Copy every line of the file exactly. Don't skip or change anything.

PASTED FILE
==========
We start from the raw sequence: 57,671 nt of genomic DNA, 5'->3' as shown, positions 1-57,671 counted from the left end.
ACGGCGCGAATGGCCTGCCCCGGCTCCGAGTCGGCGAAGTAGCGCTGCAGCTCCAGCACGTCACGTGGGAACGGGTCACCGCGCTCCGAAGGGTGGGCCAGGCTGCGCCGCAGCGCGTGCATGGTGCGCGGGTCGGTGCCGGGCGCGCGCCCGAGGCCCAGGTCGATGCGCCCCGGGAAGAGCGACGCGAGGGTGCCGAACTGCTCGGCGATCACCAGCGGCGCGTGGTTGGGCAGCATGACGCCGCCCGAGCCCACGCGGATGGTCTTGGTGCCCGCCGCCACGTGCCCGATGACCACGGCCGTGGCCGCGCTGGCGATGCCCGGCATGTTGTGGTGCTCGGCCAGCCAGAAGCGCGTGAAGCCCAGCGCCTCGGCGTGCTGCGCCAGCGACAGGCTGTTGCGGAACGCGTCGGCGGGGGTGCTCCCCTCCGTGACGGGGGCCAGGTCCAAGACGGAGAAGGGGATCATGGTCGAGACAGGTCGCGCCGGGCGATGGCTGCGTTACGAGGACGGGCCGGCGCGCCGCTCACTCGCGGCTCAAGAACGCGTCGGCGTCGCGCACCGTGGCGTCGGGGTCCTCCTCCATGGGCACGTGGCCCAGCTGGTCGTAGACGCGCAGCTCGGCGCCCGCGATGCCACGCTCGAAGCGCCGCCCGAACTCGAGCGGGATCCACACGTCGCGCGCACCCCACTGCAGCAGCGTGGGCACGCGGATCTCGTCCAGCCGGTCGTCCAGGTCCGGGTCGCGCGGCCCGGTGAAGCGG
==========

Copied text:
We start from the raw sequence: 57,671 nt of genomic DNA, 5'->3' as shown, positions 1-57,671 counted from the left end.
ACGGCGCGAATGGCCTGCCCCGGCTCCGAGTCGGCGAAGTAGCGCTGCAGCTCCAGCACGTCACGTGGGAACGGGTCACCGCGCTCCGAAGGGTGGGCCAGGCTGCGCCGCAGCGCGTGCATGGTGCGCGGGTCGGTGCCGGGCGCGCGCCCGAGGCCCAGGTCGATGCGCCCCGGGAAGAGCGACGCGAGGGTGCCGAACTGCTCGGCGATCACCAGCGGCGCGTGGTTGGGCAGCATGACGCCGCCCGAGCCCACGCGGATGGTCTTGGTGCCCGCCGCCACGTGCCCGATGACCACGGCCGTGGCCGCGCTGGCGATGCCCGGCATGTTGTGGTGCTCGGCCAGCCAGAAGCGCGTGAAGCCCAGCGCCTCGGCGTGCTGCGCCAGCGACAGGCTGTTGCGGAACGCGTCGGCGGGGGTGCTCCCCTCCGTGACGGGGGCCAGGTCCAAGACGGAGAAGGGGATCATGGTCGAGACAGGTCGCGCCGGGCGATGGCTGCGTTACGAGGACGGGCCGGCGCGCCGCTCACTCGCGGCTCAAGAACGCGTCGGCGTCGCGCACCGTGGCGTCGGGGTCCTCCTCCATGGGCACGTGGCCCAGCTGGTCGTAGACGCGCAGCTCGGCGCCCGCGATGCCACGCTCGAAGCGCCGCCCGAACTCGAGCGGGATCCACACGTCGCGCGCACCCCACTGCAGCAGCGTGGGCACGCGGATCTCGTCCAGCCGGTCGTCCAGGTCCGGGTCGCGCGGCCCGGTGAAGCGG